“In science it often happens that scientists say, ‘You know that’s a really good argument; my position is mistaken,’ and then they would actually change their minds and you never hear that old view again. They really do it. It doesn’t happen as often as it should, because scientists are human and change is sometimes painful. But it happens every day. I cannot recall the last time something like that happened in politics or religion.” ~Carl Sagan
A human being is part of the whole called by us universe, a part limited in time and space. We experience ourselves, our thoughts and feelings as something separate from the rest. A kind of optical delusion of consciousness. This delusion is a kind of prison for us, restricting us to our personal desires and to affection for a few persons nearest to us. Our task must be to free ourselves from the prison by widening our circle of compassion to embrace all living creatures and the whole of nature in its beauty. The true value of a human being is determined by the measure and the sense in which they have obtained liberation from the self. We shall require a substantially new manner of thinking if humanity is to survive. ~Albert Einstein
“Most Americans believe that the technological developments of the coming half-century will have a net positive impact on society. Some 59% are optimistic that coming technological and scientific changes will make life in the future better, while 30% think these changes will lead to a future in which people are worse off than they are today.” ~Pew Research
“Somewhere, something incredible is waiting to happen.”
Citing Idiocracy (2006) Officer Collins has been spearheading one of the US Army’s most secretive experiments to date: the Human Hibernation Project. If successful, the project would store its’ subjects indefinitely until they are needed most. Their first test subject[s] – Joe Bowers [Luke Wilson] [and Rita (Maya Rudolph)] – are forgotten awaking five centuries in the future only to discover a society so incredibly dumbed-down that Bowers is easily the most intelligent person alive.
Citing South Park (Season 13, Episode 6,15 Apr. 2009) Pinewood Derby, Randy and Stan accidentally reach warp speed when Randy illegally soups up Stan’s Pinewood Derby racer, which prompts a visit by an alien gangster McGee-zax and the space police trying to track him down. Space Cash beomes involved and because Earth’s leaders, reminicent of Goodfellas (1990) heist, unable to laylow and caught within a web of space-lies, results in Earth being barred forever from the rest of the Universe.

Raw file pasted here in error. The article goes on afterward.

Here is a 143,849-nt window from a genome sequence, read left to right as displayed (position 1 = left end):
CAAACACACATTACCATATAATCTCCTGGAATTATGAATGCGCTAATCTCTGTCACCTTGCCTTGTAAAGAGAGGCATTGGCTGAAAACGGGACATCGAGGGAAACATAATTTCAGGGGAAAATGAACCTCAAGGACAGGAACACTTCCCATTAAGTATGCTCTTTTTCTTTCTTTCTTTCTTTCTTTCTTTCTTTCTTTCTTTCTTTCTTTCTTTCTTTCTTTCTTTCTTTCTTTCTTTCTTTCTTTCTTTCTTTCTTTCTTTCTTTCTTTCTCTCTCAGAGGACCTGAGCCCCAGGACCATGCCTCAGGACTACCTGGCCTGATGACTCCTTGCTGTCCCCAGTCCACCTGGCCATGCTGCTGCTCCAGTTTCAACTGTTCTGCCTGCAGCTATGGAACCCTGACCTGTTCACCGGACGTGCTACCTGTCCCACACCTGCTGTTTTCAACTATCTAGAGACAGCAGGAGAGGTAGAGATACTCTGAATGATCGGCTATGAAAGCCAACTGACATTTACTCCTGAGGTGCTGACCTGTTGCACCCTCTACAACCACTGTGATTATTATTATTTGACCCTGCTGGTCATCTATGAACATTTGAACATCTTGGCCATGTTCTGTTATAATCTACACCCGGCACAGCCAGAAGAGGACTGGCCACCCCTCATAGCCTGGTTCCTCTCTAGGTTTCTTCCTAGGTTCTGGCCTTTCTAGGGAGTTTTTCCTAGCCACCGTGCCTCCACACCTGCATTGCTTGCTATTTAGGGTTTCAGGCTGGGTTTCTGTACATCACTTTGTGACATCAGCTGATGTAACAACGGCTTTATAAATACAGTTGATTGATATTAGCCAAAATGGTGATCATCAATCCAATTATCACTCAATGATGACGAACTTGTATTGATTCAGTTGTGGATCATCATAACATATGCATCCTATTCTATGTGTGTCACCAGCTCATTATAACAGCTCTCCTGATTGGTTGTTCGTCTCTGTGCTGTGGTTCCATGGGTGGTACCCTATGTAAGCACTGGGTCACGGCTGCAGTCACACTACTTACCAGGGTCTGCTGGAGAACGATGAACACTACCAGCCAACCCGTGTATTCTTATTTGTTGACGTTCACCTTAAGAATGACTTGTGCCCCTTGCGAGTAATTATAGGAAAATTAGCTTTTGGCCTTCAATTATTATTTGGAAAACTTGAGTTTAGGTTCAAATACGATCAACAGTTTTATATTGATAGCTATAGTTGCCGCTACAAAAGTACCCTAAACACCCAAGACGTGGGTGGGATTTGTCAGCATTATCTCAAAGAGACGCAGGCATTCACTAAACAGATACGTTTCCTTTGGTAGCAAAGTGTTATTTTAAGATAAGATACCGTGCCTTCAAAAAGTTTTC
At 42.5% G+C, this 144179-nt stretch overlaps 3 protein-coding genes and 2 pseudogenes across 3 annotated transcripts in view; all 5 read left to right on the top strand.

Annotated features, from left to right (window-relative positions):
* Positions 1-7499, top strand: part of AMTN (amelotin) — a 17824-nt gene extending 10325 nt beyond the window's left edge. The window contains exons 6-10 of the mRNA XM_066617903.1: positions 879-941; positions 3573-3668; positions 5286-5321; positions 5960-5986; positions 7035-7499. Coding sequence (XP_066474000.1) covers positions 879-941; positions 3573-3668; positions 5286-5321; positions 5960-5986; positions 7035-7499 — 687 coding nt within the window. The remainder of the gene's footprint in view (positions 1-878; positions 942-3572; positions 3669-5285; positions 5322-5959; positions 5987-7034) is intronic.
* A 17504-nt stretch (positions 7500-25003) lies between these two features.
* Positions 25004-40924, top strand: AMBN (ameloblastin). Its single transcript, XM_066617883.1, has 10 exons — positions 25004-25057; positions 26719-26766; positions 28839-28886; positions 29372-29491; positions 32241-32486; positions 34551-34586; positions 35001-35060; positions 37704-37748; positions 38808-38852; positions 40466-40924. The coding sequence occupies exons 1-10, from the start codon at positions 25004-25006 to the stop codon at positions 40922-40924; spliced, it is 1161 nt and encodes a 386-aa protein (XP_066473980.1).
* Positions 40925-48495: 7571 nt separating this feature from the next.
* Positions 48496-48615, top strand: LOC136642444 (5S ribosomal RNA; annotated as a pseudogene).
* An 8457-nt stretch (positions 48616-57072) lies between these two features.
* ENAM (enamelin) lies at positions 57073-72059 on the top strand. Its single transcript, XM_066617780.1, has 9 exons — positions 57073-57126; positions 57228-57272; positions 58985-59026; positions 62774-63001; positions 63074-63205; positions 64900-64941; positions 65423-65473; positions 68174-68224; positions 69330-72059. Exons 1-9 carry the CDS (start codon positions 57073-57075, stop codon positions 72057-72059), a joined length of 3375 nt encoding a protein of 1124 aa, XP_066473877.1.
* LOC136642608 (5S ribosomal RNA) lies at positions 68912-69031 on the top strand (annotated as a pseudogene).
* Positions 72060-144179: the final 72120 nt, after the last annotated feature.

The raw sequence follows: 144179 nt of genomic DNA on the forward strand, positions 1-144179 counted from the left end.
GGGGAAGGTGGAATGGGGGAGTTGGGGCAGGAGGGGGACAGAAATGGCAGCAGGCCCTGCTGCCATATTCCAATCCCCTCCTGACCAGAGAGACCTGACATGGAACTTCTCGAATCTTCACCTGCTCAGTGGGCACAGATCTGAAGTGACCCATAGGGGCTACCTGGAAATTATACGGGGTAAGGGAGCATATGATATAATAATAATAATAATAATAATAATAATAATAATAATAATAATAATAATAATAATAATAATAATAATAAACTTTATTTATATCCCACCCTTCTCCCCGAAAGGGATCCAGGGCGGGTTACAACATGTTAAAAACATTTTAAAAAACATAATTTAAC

Carl Sagan advocated, “Science is not only compatible with spirituality; it is a profound source of spirituality. When we recognize our place in an immensity of light‐years and in the passage of ages, when we grasp the intricacy, beauty, and subtlety of life, then that soaring feeling, that sense of elation and humility combined, is surely spiritual. So are our emotions in the presence of great art or music or literature, or acts of exemplary selfless courage such as those of Mohandas Gandhi or Martin Luther King, Jr. The notion that science and spirituality are somehow mutually exclusive does a disservice to both.”
Nelson Mandela taught, “Our human compassion binds us the one to the other – not in pity or patronizingly, but as human beings who have learnt how to turn our common suffering into hope for the future” and Oscar Wilde laminates with, “The only difference between the saint and sinner is that every saint has a past, and every sinner has a future.“
“When you truly love yourself you are able to love our world…”
~Billy bob Bramscher
“I am the blue lightning which shatters locks and chains…”
What TIME is IT? Time to love and be loved; tune IN drop IN!!!
See also Fritänkaren – The Free Thinker (I)
See also Fritänkaren – The Free Thinker (II)
“One of the saddest lessons of history is this: If we’ve been bamboozled long enough, we tend to reject any evidence of the bamboozle. We’re no longer interested in finding out the truth. The bamboozle has captured us. It’s simply too painful to acknowledge [cognitive dissonance], even to ourselves, that we have been taken. Once you give a charlatan power over you, you almost never get it back.” ~Carl Sagan
“What then is truth? A mobile army of metaphors, metonyms, and anthropomorphisms – in short, a sum of human relations, which have been enhanced, transposed, and embellished poetically and rhetorically, and which after long use seem firm, canonical, and obligatory to a people: truths are illusions about which ones has forgotten that is what they are; metaphors which are worn out and without sensuous power; coins which have lost their pictures and now matter only as metal, no longer as coins.
We still do not know where the urge for truth comes from; for as yet we have heard only of the obligation imposed by society that it should exist: to be truthful means using the customary metaphors – in moral terms, the obligation to lie according to fixed convention, to lie herd-like in a style obligatory for all…” ~Friedrich Nietzche
“If you tell the truth, you don’t have to remember anything.”
“We are all alone, born alone, die alone, and – in spite of True Romance magazines – we shall all someday look back on our lives and see that, in spite of our company, we were alone the whole way. I do not say lonely – at least, not all the time – but essentially, and finally, alone. This is what makes your self-respect so important, and I don’t see how you can respect yourself if you must look in the hearts and minds of others for your happiness.”
“In a time of universal deceit – telling the truth is a revolutionary act.”
“3, 9, 13, 22, 33, 42”